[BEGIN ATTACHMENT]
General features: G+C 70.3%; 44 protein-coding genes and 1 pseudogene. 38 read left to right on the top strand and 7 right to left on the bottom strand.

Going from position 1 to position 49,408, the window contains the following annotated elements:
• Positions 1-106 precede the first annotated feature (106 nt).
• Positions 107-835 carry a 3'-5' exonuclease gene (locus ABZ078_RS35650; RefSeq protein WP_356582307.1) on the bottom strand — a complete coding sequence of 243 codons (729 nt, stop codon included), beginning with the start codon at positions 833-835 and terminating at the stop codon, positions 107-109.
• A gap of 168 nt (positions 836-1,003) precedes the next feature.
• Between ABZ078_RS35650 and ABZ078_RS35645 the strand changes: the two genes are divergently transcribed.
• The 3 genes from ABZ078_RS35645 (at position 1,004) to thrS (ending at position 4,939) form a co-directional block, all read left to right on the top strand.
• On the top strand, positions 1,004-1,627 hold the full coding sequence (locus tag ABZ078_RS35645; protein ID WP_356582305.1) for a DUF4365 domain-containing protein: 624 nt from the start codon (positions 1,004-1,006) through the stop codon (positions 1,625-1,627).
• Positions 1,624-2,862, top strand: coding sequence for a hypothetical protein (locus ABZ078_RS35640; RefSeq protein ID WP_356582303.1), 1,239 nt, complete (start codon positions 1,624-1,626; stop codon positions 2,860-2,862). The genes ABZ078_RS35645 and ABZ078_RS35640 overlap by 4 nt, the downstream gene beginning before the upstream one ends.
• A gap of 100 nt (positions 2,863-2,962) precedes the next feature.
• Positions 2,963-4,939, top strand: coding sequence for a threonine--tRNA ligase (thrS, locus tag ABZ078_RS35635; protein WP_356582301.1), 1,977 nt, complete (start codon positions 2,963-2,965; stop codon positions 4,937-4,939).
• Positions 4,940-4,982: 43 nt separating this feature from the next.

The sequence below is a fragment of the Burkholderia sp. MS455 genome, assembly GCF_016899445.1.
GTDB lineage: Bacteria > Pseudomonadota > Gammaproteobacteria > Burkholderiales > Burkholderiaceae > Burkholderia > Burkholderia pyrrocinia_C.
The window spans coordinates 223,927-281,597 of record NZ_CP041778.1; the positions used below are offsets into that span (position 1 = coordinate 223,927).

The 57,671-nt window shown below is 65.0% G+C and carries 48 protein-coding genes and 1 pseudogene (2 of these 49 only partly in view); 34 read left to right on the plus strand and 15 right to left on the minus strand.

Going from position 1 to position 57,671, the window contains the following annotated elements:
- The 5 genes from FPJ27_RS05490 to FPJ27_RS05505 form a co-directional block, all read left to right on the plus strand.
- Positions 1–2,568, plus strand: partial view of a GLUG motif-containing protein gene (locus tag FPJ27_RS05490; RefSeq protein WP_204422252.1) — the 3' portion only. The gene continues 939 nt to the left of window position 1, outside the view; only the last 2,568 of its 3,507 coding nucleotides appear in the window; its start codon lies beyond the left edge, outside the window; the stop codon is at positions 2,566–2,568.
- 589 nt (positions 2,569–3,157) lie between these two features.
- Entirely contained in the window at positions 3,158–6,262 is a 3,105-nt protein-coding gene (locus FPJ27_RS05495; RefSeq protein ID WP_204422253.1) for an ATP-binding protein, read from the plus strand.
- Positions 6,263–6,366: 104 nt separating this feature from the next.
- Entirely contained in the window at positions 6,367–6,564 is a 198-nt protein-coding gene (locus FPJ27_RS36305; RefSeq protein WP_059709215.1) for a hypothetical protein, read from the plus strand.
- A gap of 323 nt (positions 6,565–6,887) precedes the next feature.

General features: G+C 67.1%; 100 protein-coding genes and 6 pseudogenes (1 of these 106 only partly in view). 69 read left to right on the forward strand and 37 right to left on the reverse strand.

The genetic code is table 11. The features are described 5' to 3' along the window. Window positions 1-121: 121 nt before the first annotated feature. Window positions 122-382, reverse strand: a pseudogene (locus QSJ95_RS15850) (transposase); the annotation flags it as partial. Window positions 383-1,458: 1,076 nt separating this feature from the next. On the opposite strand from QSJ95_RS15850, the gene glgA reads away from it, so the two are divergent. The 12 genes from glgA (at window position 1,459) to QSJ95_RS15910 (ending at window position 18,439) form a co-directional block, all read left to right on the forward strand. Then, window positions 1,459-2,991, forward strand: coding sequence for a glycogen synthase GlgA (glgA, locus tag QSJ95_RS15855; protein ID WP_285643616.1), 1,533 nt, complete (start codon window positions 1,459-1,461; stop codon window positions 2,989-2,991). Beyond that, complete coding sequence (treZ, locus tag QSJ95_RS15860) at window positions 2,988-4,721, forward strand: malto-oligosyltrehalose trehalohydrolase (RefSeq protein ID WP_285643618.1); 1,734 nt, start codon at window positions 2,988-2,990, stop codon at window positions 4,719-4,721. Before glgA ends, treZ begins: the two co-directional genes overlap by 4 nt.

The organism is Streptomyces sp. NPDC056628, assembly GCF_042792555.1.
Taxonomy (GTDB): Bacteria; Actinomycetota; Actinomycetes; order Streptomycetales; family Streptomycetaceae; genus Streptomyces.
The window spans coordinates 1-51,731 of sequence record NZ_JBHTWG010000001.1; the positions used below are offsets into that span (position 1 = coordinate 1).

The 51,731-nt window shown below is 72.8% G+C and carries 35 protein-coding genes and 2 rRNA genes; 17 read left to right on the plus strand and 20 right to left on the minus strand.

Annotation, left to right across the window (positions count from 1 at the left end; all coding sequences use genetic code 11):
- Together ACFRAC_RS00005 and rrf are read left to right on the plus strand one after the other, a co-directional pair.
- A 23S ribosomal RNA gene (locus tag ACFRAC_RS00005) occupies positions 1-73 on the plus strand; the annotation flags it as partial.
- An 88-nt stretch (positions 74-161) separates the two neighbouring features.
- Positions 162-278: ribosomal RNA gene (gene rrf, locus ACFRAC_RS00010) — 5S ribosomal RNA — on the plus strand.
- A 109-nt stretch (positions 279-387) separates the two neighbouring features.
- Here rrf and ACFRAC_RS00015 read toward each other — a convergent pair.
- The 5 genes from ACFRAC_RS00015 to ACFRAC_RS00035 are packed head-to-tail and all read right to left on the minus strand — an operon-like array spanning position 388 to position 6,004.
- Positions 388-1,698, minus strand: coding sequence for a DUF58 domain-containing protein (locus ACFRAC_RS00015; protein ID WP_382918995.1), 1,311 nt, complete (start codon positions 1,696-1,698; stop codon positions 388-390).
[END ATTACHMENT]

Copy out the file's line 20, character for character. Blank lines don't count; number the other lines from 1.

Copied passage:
- 589 nt (positions 2,569–3,157) lie between these two features.